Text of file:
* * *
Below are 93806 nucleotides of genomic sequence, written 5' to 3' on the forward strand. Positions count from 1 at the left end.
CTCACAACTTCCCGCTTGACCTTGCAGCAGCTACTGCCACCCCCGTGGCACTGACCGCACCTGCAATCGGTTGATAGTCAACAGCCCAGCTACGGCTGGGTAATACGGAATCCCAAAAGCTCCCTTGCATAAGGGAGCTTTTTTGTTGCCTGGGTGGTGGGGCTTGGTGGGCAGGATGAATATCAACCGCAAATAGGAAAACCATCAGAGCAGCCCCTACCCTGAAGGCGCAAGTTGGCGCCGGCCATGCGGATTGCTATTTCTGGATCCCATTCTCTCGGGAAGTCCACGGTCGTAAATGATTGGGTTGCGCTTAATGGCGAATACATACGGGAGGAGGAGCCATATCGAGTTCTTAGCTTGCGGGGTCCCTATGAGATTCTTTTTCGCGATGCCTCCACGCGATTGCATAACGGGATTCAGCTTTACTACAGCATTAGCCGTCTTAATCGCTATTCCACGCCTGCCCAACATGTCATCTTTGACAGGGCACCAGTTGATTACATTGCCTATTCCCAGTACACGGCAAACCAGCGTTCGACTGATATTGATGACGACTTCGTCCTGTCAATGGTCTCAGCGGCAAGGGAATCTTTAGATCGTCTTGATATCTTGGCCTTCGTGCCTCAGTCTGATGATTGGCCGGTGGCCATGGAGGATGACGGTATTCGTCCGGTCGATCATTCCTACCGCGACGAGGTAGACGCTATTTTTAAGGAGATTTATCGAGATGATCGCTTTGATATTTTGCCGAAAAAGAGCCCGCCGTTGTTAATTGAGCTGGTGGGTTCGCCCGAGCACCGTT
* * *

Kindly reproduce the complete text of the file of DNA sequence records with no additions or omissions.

Below are 93806 nucleotides of genomic sequence, written 5' to 3' on the forward strand. Positions count from 1 at the left end.
CTCACAACTTCCCGCTTGACCTTGCAGCAGCTACTGCCACCCCCGTGGCACTGACCGCACCTGCAATCGGTTGATAGTCAACAGCCCAGCTACGGCTGGGTAATACGGAATCCCAAAAGCTCCCTTGCATAAGGGAGCTTTTTTGTTGCCTGGGTGGTGGGGCTTGGTGGGCAGGATGAATATCAACCGCAAATAGGAAAACCATCAGAGCAGCCCCTACCCTGAAGGCGCAAGTTGGCGCCGGCCATGCGGATTGCTATTTCTGGATCCCATTCTCTCGGGAAGTCCACGGTCGTAAATGATTGGGTTGCGCTTAATGGCGAATACATACGGGAGGAGGAGCCATATCGAGTTCTTAGCTTGCGGGGTCCCTATGAGATTCTTTTTCGCGATGCCTCCACGCGATTGCATAACGGGATTCAGCTTTACTACAGCATTAGCCGTCTTAATCGCTATTCCACGCCTGCCCAACATGTCATCTTTGACAGGGCACCAGTTGATTACATTGCCTATTCCCAGTACACGGCAAACCAGCGTTCGACTGATATTGATGACGACTTCGTCCTGTCAATGGTCTCAGCGGCAAGGGAATCTTTAGATCGTCTTGATATCTTGGCCTTCGTGCCTCAGTCTGATGATTGGCCGGTGGCCATGGAGGATGACGGTATTCGTCCGGTCGATCATTCCTACCGCGACGAGGTAGACGCTATTTTTAAGGAGATTTATCGAGATGATCGCTTTGATATTTTGCCGAAAAAGAGCCCGCCGTTGTTAATTGAGCTGGTGGGTTCGCCCGAGCACCGTT